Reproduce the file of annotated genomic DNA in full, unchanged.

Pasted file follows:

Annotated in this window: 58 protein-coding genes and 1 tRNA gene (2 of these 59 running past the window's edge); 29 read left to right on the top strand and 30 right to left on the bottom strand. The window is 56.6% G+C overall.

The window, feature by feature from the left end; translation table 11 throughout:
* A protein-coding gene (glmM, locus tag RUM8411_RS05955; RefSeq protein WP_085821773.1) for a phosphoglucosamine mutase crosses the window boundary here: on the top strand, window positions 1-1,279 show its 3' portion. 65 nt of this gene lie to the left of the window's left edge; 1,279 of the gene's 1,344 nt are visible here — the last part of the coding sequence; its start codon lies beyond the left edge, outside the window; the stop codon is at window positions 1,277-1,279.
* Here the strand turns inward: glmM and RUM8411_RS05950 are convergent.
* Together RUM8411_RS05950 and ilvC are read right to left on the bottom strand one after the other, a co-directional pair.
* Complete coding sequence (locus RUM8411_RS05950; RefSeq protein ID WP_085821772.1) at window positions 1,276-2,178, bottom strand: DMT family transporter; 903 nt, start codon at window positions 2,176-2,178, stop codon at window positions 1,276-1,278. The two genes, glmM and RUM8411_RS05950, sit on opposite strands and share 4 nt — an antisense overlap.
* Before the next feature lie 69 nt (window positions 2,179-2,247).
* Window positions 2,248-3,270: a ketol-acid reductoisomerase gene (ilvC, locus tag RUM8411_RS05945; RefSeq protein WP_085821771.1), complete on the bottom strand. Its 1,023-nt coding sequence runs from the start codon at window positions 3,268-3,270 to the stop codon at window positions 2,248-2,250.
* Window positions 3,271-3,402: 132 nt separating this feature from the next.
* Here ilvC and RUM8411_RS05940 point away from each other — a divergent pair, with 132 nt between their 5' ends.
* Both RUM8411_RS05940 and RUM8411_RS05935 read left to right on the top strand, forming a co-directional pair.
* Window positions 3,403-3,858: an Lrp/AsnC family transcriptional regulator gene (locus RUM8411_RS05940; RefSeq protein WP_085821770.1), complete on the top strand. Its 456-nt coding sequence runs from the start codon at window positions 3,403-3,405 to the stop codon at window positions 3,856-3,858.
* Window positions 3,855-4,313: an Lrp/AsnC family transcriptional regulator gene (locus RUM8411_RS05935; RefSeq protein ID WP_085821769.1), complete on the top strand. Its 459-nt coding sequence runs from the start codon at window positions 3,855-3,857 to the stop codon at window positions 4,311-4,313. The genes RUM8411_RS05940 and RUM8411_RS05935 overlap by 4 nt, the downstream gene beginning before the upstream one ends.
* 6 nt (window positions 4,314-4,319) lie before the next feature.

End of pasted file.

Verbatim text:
Annotated in this window: 58 protein-coding genes and 1 tRNA gene (2 of these 59 running past the window's edge); 29 read left to right on the top strand and 30 right to left on the bottom strand. The window is 56.6% G+C overall.

The window, feature by feature from the left end; translation table 11 throughout:
* A protein-coding gene (glmM, locus tag RUM8411_RS05955; RefSeq protein WP_085821773.1) for a phosphoglucosamine mutase crosses the window boundary here: on the top strand, window positions 1-1,279 show its 3' portion. 65 nt of this gene lie to the left of the window's left edge; 1,279 of the gene's 1,344 nt are visible here — the last part of the coding sequence; its start codon lies beyond the left edge, outside the window; the stop codon is at window positions 1,277-1,279.
* Here the strand turns inward: glmM and RUM8411_RS05950 are convergent.
* Together RUM8411_RS05950 and ilvC are read right to left on the bottom strand one after the other, a co-directional pair.
* Complete coding sequence (locus RUM8411_RS05950; RefSeq protein ID WP_085821772.1) at window positions 1,276-2,178, bottom strand: DMT family transporter; 903 nt, start codon at window positions 2,176-2,178, stop codon at window positions 1,276-1,278. The two genes, glmM and RUM8411_RS05950, sit on opposite strands and share 4 nt — an antisense overlap.
* Before the next feature lie 69 nt (window positions 2,179-2,247).
* Window positions 2,248-3,270: a ketol-acid reductoisomerase gene (ilvC, locus tag RUM8411_RS05945; RefSeq protein WP_085821771.1), complete on the bottom strand. Its 1,023-nt coding sequence runs from the start codon at window positions 3,268-3,270 to the stop codon at window positions 2,248-2,250.
* Window positions 3,271-3,402: 132 nt separating this feature from the next.
* Here ilvC and RUM8411_RS05940 point away from each other — a divergent pair, with 132 nt between their 5' ends.
* Both RUM8411_RS05940 and RUM8411_RS05935 read left to right on the top strand, forming a co-directional pair.
* Window positions 3,403-3,858: an Lrp/AsnC family transcriptional regulator gene (locus RUM8411_RS05940; RefSeq protein WP_085821770.1), complete on the top strand. Its 456-nt coding sequence runs from the start codon at window positions 3,403-3,405 to the stop codon at window positions 3,856-3,858.
* Window positions 3,855-4,313: an Lrp/AsnC family transcriptional regulator gene (locus RUM8411_RS05935; RefSeq protein ID WP_085821769.1), complete on the top strand. Its 459-nt coding sequence runs from the start codon at window positions 3,855-3,857 to the stop codon at window positions 4,311-4,313. The genes RUM8411_RS05940 and RUM8411_RS05935 overlap by 4 nt, the downstream gene beginning before the upstream one ends.
* 6 nt (window positions 4,314-4,319) lie before the next feature.